No, That's Not Creepy at All
"White House Memo Shows Obama Administration’s Painful Efforts To Defend Valerie Jarrett," as spotted by Andrew Kaczynski of Buzzfeed. Kaczynski writes that the memo is quoted in the soon-to-be-released book, This Town: Two Parties and a Funeral-Plus, Plenty of Valet Parking!-in America's Gilded Capital by Mark Leibovich of the New York Times. Given the interconnected relationship of the Gray Lady and the World's Greatest Celebrity and his minders, I wonder if this is also how Jarrett is viewed by many at the Times:
The magic of Valerie is her intellect and her heart. She is an incredibly kind, caring and thoughtful person with a unique ability to pinpoint the voiceless and shine a light on them and the issues they and the President care about with the ultimate goal of making a difference in people’s lives.
Valerie is the perfect combination of smart, savvy and innovative.
Valerie has an enormous capacity for both empathy and sympathy. She balances the need to be patient and judicious with the desire to get things done and work as hard as possible for the American people from the White House.
To know what both drives Valerie Jarrett and why the President values her opinion so much, you benefit greatly from really getting to know the woman.
Valerie is tapped in to people’s experiences, their good times and bad. She knows from her own life what it is like to believe and strive for your dreams.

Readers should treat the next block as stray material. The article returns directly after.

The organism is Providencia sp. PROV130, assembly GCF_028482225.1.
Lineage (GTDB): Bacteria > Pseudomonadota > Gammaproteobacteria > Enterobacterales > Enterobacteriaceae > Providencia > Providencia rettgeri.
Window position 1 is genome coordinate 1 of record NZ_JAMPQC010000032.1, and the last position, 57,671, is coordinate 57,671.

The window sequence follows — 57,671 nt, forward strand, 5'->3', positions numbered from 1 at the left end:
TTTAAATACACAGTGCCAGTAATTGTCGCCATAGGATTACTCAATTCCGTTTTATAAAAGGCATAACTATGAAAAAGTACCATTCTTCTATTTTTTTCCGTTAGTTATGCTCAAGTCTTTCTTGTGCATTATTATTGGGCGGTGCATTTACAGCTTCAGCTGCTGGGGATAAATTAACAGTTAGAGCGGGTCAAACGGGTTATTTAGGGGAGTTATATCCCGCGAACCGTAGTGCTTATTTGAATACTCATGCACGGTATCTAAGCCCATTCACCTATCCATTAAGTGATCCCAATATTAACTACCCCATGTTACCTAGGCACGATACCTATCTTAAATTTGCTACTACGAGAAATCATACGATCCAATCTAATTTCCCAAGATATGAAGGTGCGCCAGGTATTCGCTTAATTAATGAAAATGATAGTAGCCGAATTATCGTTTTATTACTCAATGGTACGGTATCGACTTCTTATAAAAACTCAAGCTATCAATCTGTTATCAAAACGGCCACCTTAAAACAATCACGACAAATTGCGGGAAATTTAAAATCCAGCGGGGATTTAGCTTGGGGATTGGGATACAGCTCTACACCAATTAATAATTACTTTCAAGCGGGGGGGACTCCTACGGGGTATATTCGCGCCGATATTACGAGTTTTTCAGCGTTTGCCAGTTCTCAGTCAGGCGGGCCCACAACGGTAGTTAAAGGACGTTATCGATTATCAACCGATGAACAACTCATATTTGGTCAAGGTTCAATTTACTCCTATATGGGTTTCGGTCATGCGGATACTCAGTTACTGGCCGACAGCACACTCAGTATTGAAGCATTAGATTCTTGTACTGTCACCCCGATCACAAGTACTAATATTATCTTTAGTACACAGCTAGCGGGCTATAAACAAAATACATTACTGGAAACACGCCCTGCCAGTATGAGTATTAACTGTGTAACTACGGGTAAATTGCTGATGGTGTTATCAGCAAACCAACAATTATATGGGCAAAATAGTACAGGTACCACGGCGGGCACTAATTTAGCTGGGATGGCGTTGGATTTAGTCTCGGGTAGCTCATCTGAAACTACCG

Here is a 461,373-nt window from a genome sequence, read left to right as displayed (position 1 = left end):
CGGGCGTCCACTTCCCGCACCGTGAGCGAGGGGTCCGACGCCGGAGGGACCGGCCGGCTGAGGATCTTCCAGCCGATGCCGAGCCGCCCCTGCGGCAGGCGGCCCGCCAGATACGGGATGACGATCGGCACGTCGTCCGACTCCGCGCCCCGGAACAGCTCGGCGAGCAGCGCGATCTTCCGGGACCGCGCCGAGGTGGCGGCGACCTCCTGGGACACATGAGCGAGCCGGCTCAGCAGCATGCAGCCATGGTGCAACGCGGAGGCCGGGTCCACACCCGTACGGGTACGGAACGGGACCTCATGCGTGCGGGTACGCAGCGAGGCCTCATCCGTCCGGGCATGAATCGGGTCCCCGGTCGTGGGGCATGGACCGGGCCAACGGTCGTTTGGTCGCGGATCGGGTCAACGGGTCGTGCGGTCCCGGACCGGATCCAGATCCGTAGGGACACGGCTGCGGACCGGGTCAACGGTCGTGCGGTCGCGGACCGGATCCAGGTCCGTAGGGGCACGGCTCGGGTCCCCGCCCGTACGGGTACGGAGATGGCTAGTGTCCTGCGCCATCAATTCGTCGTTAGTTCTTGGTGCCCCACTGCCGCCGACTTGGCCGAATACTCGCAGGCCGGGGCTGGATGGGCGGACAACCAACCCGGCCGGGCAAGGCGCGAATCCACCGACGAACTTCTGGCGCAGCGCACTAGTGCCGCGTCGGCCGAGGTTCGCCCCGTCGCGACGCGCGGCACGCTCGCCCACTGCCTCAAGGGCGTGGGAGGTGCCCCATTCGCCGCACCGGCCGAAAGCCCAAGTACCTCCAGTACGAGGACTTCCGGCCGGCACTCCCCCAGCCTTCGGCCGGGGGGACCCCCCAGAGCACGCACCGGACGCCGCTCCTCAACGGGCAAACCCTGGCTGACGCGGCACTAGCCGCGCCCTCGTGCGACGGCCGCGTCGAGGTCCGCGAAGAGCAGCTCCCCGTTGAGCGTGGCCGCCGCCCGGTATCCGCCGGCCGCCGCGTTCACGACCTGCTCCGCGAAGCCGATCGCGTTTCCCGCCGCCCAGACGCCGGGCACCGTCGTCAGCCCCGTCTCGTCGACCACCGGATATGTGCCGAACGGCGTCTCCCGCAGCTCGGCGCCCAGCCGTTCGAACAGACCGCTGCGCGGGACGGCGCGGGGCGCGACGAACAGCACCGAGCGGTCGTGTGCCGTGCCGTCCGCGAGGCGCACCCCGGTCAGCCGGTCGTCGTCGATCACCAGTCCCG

Valerie expects people to work their hearts out for the President and never forget where you work and the magnitude.
Single mother, woman working to the top in a competitive male dominated world, African, working for change from the grassroots to big business.
Valerie is someone here who other people inside the building know they can trust. (need examples.)
"I’ll bet they do!", quips John Hinderaker of Power Line, in-between plenty of "Gales of Laughter:"
Just when you think you have plumbed the depths of the Obama administration, you learn something that makes you realize they are even more corrupt, more totalitarian, and just plain goofier than you knew.
Speaking of which, Hinderaker is having flashbacks to the 1968 Monkees song with a similar name; after reading the above treacly encomium to the far left Jarrett, I'm picturing an earlier sixties pop culture moment, myself.